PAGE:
TSC member Amprion, one of the four German TSOs, now has prequalified the first wind farms within its control area for participation in the operating reserve market. The prequalification proves that the selected wind farms can be controlled quickly and precisely in accordance to the respective operation reserve type. They also fulfill the necessary requirements regarding information and communication technology. Amprion’s approach is an important step towards the integration of the renewables and thus for the energy transition in Germany.

> See Amprion press release, in German (html)


See article on single page

Slovenian smart grid event


In order to eludicate its significance and its responsibility for the smart development of the energy sector in view of Slovenia’s Energy Concept (SEC), TSC member ELES, the Slovenian transmission system operator (TSO), hosted a stakeholder event on smart grid concepts and their importance for the future power transmission system. The event was attended by high-profile representatives from energy related industries, associations, and institutions.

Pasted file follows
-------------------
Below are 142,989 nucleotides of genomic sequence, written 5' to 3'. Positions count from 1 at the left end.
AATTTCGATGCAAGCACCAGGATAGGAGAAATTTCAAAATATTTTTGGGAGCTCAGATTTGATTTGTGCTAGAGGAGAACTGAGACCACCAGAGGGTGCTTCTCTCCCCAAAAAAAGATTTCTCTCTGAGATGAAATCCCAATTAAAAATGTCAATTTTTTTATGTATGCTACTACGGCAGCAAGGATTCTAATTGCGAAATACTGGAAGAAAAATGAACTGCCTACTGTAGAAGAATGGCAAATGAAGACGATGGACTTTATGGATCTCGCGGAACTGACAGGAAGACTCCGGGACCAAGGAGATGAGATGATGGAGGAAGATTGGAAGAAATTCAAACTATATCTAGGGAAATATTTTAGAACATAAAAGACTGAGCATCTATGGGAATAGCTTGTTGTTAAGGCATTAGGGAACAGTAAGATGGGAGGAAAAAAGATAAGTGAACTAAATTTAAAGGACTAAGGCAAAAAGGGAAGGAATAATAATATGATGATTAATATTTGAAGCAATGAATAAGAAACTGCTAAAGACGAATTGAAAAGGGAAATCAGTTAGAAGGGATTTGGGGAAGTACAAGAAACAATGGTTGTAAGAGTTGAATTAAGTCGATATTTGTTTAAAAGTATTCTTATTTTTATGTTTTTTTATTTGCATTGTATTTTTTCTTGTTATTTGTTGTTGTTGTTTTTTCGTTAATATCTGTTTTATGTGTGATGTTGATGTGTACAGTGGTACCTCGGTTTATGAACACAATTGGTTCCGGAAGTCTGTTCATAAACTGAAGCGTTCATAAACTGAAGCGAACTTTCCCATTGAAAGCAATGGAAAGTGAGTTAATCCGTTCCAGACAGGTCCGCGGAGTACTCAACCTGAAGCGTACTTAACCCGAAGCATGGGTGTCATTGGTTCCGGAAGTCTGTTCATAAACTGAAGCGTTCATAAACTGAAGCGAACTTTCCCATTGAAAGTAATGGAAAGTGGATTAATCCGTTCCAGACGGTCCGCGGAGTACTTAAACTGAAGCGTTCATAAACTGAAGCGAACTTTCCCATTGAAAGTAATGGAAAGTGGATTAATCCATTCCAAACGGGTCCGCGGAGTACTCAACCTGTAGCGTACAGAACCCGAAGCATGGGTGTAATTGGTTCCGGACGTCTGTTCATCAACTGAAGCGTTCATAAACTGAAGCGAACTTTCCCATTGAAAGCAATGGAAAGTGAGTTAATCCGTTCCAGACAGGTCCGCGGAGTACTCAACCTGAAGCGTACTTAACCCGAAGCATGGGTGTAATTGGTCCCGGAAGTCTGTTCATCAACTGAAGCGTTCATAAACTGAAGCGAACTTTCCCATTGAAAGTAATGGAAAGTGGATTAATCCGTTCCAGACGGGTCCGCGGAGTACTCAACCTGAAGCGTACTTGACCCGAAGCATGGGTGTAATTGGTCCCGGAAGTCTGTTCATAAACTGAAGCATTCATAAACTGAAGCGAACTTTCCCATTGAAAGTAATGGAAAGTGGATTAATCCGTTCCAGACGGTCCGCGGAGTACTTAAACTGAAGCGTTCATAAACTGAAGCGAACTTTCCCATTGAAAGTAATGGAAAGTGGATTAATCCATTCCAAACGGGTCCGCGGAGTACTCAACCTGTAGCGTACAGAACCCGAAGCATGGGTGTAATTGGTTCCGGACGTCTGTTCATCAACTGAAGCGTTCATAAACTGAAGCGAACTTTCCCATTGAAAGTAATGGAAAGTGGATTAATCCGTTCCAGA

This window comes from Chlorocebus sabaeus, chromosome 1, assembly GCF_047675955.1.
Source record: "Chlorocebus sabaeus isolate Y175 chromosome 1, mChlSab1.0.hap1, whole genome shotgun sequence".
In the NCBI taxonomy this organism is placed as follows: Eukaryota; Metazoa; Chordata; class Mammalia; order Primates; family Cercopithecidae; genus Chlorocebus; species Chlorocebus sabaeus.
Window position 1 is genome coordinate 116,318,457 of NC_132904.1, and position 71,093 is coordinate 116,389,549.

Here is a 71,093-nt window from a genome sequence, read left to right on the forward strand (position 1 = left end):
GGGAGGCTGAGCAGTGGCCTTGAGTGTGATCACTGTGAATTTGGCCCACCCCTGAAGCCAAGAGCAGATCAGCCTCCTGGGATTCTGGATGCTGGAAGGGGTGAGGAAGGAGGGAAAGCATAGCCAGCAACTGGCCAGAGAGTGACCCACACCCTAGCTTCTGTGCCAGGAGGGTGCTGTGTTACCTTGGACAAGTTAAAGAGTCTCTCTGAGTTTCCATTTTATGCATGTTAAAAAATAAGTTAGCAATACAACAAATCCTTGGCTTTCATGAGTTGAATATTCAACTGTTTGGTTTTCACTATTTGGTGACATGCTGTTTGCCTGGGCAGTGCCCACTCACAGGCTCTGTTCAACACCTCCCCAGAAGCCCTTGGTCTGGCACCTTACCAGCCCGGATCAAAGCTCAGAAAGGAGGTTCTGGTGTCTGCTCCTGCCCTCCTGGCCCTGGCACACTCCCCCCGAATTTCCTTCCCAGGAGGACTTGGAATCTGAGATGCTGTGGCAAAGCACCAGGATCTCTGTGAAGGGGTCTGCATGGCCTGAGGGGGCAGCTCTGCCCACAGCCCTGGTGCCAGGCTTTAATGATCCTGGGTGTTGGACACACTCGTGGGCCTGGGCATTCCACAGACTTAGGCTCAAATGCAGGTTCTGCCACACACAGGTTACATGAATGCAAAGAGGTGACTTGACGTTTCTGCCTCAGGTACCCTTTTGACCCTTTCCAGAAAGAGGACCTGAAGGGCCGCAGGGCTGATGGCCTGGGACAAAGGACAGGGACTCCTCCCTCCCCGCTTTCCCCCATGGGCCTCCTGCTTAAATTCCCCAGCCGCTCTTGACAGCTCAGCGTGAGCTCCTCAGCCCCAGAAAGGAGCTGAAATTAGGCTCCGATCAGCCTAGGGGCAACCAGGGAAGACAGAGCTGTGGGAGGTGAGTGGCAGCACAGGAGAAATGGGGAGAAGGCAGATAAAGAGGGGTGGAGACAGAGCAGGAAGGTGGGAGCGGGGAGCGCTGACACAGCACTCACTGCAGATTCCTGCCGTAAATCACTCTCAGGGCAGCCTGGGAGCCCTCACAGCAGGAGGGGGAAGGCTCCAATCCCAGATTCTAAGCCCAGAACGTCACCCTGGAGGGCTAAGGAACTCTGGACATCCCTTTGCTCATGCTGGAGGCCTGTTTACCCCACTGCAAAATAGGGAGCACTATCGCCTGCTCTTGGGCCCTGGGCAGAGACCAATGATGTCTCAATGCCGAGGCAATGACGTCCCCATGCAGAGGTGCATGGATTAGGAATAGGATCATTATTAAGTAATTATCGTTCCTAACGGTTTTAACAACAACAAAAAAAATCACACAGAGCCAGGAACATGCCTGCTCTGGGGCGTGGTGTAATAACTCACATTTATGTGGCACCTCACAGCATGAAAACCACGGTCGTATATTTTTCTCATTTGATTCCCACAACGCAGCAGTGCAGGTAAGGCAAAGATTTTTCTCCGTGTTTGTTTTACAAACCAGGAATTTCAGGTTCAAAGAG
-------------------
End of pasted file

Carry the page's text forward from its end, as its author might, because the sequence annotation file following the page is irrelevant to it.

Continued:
The renowned Croatian-Slovenian smart grid project SINCRO.GRID, a European Project of Common Interest (PCI), naturally played an important part in the course of the event. But ELES is also involved in further smart grid activities, such as the central-south European FutureFlow project on cross-border balancing and redispatching. The CEO of ELES, mag. Aleksander Mervar, emphasised in a round table discussion the challenges, but also the risks of smart grid concepts – since the technological developement ist still in progress and intense. Mr Mervar sees ELES at a technological breaking point and expects the necessary smart solutions to be functionable round 2030.

> See ELES press release (html)

Picture: ELES


See article on single page

APG modernises two substations